It’s been a busy seven days in abortion-related news, even in light of the recent 40th anniversary of Roe v. Wade. A new abortion clinic is preparing to open in the space previously occupied by Dr. George Tiller’s clinic. Arizona state Rep. Cathrynn Brown introduced a bill that would charge pregnant rape survivors that terminated their pregnancies with “tampering with evidence.” Reliably conservative New York Times columnist Ross Douthat tried to make the case that focusing on pregnant women was “too simplistic” when talking about abortion. And a group of Catholic nuns, priests, and scholars spoke out about the need for Catholics that call themselves “pro-life” to support gun control.
While the Wichita news is encouraging, the Douthat op-ed unsurprising, and the Arizona news infuriating—can someone explain just why politicians in that state hate women so much?—it’s this last item that really jumped out in a crowded week. Frankly, I’m impressed that a number of high-profile Catholics are finally making it plain that if you claim to care about one aspect of life, you should logically care about all aspects.
After all, if you just care about life insofar as it exists in a woman’s uterus, that’s a pretty limited view. And that’s also not really being “pro-life”—it’s more accurately being “pro-fetus,” or “pro-birth.” Which is a very limited viewpoint, as it ignores what happens to people after they are born and able to live independently in the world.
In the aftermath of Newtown—to say nothing of Aurora and Tucson and Houston—the question of just what role random violence plays in our lives, and to what extent such violence can be controlled through better social supports and stricter gun laws, has been front-page news more often than not. And Catholicism is far from the only religion that is looking inward, to its own values and belief systems, to see if there is more that can be done on both an individual and community level to prevent such horrors from happening.
Catholicism is also synonymous with anti-choice beliefs, at least in the modern era (the Church actually didn’t oppose abortion until the 1860s). The Church’s conundrum is that, unlike many other religious sects, its leaders set the theological rules with no official role for the common laity to chime in. In many ways, this is a feature, not a bug – after all, if the Divine Word really is something you need a lifetime of training to interpret, then it doesn’t make sense to put it to a vote. And one of those rules that the all-male, all-celibate priesthood continues to insist on is that the main purpose of sexuality is to breed more Catholics. In their fervor, bishops have even ordered local priests to tell their parishioners how to vote, and to take a decidedly un-Jesus-like attitude of refusing communion to politicians who have the temerity to not want to send abortion-performing physicians to prison. Many common Catholics ignore this advice – a majority of Catholics twice voted for the pro-choice Obama – but for millions of other Catholics, from ordinary people all the way up to the infamous Rick Santorum, the word of the bishops clearly has an influence.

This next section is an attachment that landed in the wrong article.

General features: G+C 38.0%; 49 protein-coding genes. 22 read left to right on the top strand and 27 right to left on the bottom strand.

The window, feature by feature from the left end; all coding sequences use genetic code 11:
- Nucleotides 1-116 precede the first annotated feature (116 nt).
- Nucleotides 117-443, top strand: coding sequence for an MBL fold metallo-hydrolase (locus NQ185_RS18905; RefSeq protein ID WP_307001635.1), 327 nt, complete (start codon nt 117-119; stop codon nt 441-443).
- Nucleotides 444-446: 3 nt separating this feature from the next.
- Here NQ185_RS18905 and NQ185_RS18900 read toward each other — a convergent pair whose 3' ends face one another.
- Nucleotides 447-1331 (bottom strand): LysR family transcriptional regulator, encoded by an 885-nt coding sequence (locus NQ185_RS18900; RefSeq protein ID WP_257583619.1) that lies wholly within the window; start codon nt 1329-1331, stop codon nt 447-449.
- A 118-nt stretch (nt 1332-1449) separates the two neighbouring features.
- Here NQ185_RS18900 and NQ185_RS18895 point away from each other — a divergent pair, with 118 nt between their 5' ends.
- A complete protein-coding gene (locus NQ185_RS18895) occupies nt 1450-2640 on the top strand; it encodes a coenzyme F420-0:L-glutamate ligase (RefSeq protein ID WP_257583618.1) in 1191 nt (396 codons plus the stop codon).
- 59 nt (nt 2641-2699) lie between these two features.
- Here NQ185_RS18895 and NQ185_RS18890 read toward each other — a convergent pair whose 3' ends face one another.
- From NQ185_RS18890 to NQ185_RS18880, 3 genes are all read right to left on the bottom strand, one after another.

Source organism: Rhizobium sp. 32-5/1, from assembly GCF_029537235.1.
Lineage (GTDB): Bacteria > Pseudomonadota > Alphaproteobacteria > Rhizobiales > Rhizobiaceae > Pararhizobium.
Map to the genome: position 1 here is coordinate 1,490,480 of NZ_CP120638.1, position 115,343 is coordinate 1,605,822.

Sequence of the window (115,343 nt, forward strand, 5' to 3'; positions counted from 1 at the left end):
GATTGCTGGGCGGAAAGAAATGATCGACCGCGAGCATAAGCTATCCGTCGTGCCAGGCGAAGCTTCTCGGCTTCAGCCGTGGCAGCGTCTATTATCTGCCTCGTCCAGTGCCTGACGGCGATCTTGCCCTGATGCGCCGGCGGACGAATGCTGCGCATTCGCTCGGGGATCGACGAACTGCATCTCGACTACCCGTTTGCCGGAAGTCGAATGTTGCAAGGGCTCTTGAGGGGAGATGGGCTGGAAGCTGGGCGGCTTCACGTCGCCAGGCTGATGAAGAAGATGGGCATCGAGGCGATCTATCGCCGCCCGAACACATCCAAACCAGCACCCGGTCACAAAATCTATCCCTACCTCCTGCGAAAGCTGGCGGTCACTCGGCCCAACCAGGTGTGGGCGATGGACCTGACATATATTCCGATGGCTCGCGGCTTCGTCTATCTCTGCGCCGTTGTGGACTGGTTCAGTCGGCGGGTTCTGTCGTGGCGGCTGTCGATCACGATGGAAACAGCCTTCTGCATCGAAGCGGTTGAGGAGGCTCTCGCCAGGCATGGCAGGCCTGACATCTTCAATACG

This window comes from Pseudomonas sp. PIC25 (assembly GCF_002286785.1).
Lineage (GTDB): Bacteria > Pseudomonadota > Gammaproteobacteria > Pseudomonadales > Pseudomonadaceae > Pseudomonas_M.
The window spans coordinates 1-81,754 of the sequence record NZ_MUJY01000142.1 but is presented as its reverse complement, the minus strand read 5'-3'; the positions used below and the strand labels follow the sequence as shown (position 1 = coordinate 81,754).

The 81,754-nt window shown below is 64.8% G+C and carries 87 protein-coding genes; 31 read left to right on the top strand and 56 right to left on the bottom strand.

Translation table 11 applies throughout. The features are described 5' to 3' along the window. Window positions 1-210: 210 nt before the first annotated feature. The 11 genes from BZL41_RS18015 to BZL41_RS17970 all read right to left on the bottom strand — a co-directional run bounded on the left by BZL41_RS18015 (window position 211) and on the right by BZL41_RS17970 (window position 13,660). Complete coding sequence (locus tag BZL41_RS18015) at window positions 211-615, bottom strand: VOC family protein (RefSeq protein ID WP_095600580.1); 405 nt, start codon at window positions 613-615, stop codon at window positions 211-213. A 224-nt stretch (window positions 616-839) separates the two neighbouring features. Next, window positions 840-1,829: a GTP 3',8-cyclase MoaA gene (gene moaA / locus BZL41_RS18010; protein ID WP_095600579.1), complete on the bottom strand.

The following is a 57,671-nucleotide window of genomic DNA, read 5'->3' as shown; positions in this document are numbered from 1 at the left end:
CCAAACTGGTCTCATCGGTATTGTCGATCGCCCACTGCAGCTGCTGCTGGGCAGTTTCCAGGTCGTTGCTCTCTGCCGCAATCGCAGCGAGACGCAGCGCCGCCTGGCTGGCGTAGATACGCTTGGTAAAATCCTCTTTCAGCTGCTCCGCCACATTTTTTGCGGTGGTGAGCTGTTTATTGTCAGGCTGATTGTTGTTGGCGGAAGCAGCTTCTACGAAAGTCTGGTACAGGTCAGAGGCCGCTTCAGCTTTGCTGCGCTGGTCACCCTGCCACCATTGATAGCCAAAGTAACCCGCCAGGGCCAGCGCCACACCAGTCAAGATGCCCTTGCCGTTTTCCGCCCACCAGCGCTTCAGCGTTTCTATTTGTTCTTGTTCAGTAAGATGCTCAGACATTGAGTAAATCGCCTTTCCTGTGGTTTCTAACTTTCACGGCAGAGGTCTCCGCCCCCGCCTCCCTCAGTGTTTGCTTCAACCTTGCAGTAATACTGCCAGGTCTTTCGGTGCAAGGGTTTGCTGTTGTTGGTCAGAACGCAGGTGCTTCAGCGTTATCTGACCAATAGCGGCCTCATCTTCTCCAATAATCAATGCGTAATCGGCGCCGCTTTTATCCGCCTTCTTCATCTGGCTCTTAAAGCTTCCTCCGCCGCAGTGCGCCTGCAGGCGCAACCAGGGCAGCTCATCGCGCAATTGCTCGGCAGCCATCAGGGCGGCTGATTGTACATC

So by calling into question the idea that if you say you’re pro-life, you should actually be pro-all-form-of-life, not just that which exists in the womb, these Catholic theologians are taking a controversial stand. Yet this is also a stand that makes a great deal of logical sense. I’ve often thought that only anti-death penalty, pro-gun-control vegetarian pacifists can really claim to be pro-life, because that takes a holistic view of the importance of life to sentient beings. (While the Church is anti-death penalty, it’s not exactly the official religion of vegan pacifists.) Perhaps the nuns, priests, and dozens of other Catholics that called upon their fellow religious brethren to support gun control policies, and politicians, will never agree to that definition. But their statement to the Vatican is an important step.
Sarah's first book, Generation Roe: Inside the Future of the Pro-Choice Movement, will be out March 2013. For more information, follow her on Twitter @saraherdreich, or check out saraherdreich.com.